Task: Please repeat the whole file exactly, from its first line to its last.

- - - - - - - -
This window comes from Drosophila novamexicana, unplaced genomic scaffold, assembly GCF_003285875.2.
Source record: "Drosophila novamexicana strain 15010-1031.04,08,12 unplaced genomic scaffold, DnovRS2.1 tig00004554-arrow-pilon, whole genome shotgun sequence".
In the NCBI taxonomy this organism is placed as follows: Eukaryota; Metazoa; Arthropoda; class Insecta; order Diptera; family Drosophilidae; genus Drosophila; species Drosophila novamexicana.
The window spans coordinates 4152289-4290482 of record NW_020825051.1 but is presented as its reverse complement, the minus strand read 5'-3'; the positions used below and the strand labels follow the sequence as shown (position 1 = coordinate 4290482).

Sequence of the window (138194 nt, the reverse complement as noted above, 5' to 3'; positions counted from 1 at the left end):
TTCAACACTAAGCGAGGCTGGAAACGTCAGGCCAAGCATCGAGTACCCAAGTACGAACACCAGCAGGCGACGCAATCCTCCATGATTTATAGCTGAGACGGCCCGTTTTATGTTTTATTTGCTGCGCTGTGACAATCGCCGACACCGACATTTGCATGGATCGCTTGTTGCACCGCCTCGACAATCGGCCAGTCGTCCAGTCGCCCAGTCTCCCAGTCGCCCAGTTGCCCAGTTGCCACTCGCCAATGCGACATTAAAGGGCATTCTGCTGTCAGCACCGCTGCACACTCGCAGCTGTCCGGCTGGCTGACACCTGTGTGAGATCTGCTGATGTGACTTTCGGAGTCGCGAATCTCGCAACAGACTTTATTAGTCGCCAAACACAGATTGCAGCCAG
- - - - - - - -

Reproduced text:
This window comes from Drosophila novamexicana, unplaced genomic scaffold, assembly GCF_003285875.2.
Source record: "Drosophila novamexicana strain 15010-1031.04,08,12 unplaced genomic scaffold, DnovRS2.1 tig00004554-arrow-pilon, whole genome shotgun sequence".
In the NCBI taxonomy this organism is placed as follows: Eukaryota; Metazoa; Arthropoda; class Insecta; order Diptera; family Drosophilidae; genus Drosophila; species Drosophila novamexicana.
The window spans coordinates 4152289-4290482 of record NW_020825051.1 but is presented as its reverse complement, the minus strand read 5'-3'; the positions used below and the strand labels follow the sequence as shown (position 1 = coordinate 4290482).

Sequence of the window (138194 nt, the reverse complement as noted above, 5' to 3'; positions counted from 1 at the left end):
TTCAACACTAAGCGAGGCTGGAAACGTCAGGCCAAGCATCGAGTACCCAAGTACGAACACCAGCAGGCGACGCAATCCTCCATGATTTATAGCTGAGACGGCCCGTTTTATGTTTTATTTGCTGCGCTGTGACAATCGCCGACACCGACATTTGCATGGATCGCTTGTTGCACCGCCTCGACAATCGGCCAGTCGTCCAGTCGCCCAGTCTCCCAGTCGCCCAGTTGCCCAGTTGCCACTCGCCAATGCGACATTAAAGGGCATTCTGCTGTCAGCACCGCTGCACACTCGCAGCTGTCCGGCTGGCTGACACCTGTGTGAGATCTGCTGATGTGACTTTCGGAGTCGCGAATCTCGCAACAGACTTTATTAGTCGCCAAACACAGATTGCAGCCAG